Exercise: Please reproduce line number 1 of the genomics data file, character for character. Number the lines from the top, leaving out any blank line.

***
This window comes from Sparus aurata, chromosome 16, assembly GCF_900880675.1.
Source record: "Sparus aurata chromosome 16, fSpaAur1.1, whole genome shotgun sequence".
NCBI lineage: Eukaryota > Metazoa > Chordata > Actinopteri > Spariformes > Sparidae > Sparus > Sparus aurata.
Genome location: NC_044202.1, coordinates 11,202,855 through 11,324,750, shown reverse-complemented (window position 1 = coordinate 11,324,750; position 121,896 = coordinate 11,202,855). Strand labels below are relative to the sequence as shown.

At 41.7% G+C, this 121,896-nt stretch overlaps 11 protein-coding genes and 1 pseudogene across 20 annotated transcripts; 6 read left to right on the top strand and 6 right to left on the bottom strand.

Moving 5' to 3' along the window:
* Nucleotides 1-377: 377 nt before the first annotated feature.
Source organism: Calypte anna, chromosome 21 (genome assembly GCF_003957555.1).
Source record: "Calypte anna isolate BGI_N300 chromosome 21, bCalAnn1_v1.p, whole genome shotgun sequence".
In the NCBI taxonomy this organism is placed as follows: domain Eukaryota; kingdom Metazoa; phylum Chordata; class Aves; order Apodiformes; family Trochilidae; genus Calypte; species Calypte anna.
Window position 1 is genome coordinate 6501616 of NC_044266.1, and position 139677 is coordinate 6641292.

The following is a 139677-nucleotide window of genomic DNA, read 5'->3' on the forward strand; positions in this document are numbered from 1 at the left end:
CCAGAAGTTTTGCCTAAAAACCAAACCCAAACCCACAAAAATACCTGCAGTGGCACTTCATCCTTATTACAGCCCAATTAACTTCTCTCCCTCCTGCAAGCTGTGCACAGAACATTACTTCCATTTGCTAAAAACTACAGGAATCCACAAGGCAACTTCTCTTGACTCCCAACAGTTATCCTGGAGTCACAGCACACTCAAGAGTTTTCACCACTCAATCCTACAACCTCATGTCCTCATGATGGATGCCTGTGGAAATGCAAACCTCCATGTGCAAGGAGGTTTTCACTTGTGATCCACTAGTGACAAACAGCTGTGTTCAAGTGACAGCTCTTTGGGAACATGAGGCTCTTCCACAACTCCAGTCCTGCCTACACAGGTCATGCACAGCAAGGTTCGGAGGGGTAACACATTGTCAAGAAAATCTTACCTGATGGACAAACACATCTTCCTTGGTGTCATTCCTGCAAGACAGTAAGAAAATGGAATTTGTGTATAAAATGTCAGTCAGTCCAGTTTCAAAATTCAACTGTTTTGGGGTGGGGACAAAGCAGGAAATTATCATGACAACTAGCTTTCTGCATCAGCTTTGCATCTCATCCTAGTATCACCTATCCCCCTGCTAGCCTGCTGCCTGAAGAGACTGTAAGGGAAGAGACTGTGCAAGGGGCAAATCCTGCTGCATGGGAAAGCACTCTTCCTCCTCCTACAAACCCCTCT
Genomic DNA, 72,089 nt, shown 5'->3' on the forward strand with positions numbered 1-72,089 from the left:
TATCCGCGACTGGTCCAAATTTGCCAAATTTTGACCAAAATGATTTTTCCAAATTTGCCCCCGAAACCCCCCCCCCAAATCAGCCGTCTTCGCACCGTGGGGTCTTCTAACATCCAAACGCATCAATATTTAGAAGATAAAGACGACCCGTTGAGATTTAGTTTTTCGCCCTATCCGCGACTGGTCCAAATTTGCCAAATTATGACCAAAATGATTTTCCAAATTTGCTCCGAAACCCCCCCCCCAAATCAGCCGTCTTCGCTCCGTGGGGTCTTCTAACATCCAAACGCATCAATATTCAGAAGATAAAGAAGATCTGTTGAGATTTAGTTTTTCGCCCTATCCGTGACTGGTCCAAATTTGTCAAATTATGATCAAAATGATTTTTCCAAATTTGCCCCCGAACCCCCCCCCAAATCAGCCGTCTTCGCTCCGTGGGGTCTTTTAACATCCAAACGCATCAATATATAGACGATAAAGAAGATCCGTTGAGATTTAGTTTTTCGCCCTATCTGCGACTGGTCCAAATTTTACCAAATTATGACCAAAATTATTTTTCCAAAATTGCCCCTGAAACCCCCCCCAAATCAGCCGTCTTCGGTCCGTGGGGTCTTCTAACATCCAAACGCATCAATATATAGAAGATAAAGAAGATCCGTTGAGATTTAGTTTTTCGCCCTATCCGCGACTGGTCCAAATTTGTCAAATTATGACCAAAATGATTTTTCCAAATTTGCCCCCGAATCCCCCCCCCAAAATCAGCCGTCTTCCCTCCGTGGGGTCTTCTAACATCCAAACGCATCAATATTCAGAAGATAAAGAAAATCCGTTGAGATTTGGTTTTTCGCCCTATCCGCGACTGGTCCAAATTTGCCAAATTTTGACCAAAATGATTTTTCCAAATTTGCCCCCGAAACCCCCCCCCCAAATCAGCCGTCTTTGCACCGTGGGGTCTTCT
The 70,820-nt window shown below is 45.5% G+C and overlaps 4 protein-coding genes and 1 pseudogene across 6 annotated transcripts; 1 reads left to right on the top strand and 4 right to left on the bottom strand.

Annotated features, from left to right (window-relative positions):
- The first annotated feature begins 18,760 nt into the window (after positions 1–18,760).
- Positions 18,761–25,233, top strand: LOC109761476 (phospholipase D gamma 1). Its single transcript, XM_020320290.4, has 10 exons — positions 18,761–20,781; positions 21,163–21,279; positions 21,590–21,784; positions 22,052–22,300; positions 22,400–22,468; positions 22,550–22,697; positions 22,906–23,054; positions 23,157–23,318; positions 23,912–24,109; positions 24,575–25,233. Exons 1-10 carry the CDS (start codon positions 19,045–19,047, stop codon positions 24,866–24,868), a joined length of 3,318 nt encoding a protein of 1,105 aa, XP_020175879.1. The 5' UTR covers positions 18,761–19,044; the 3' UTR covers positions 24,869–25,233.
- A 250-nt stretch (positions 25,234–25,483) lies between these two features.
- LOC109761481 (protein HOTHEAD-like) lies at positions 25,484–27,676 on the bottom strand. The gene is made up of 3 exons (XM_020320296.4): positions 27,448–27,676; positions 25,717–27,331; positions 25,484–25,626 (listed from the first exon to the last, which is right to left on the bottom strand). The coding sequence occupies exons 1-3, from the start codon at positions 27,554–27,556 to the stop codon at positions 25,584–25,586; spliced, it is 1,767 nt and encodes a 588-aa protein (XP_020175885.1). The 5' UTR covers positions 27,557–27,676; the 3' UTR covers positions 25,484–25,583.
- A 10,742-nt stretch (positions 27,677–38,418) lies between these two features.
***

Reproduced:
This window comes from Sparus aurata, chromosome 16, assembly GCF_900880675.1.